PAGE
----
Doulce Mémoire - Leonardo Da Vinci: La Musique Secrete - Early Music Review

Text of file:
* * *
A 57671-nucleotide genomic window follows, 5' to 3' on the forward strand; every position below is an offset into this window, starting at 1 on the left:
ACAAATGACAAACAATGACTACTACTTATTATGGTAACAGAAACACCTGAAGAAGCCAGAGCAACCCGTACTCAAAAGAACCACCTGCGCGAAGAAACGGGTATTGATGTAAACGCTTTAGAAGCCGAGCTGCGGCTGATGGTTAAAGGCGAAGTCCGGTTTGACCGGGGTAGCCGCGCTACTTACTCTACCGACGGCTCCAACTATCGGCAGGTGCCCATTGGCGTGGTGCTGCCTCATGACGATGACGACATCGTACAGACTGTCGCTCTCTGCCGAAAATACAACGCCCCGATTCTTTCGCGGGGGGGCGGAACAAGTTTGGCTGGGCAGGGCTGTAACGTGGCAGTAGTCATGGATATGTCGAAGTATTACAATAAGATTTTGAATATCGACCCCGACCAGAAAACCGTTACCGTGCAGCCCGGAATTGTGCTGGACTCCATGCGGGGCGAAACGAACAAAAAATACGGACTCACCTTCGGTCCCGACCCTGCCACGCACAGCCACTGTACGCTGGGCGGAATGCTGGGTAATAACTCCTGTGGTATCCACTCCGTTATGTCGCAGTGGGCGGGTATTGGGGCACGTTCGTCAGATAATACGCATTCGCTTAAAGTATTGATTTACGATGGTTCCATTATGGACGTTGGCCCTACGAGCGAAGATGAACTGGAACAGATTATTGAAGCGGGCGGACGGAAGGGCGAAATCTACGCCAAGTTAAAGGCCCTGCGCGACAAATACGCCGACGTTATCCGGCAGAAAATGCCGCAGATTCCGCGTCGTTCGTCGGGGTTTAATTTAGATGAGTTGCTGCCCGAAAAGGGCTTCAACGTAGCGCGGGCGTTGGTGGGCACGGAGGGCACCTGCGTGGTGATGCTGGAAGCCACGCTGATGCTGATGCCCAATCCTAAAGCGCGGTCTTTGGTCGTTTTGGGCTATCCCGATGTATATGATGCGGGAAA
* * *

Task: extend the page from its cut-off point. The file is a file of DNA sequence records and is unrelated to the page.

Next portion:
This lavish production, released to mark the 500th anniversary of the death of Leonardo da Vinci, highlights Leonardo’s skills as an improvisatory musician using voice and lira da braccio. It is perhaps frustrating if not entirely surprising that in all his many notes, sketches and marginalia the master did not record any of his own music. Instead, the present recording matches music by the artist’s contemporaries to a selection of his paintings allowing them to comment on one another. There is one instance, in Leonardo’s “Portrait of a Musician”, where the painter depicts a page of written music, although again perhaps frustratingly no-one has been able to identify the music, or even the young subject of the painting. Elsewhere Leonardo depicts musical instruments, including his own beloved lira da braccio, and the instrument features prominently in the programme. Side-by-side with music by Josquin, L’Heritier, Isaac, Obrecht, van Ghizeghem, Tromboncino, Caron and de la Fage, we are given music by their much less celebrated contemporaries all in lovely and imaginative performances by Doulce Mémoire. Touchingly, and appropriately we get nearest to an improvisation by the master for voice and lira da braccio in the music chosen to accompany his most famous painting, the Mona Lisa. Using a formulaic accompaniment from a book of frottole published by Petrucci to perform a sonnet by Petrarch, the group’s excellent soprano Clara Coutouly and Baptiste Romain on the lira da braccio create genuine musical magic, spanning the centuries and evoking the sort of experience Leonardo’s audiences might have enjoyed. This is a lovely CD, and its lavishly illustrated accompanying volume makes this a fascinating and satisfying package – a worthy celebration of the great and versatile Leonardo.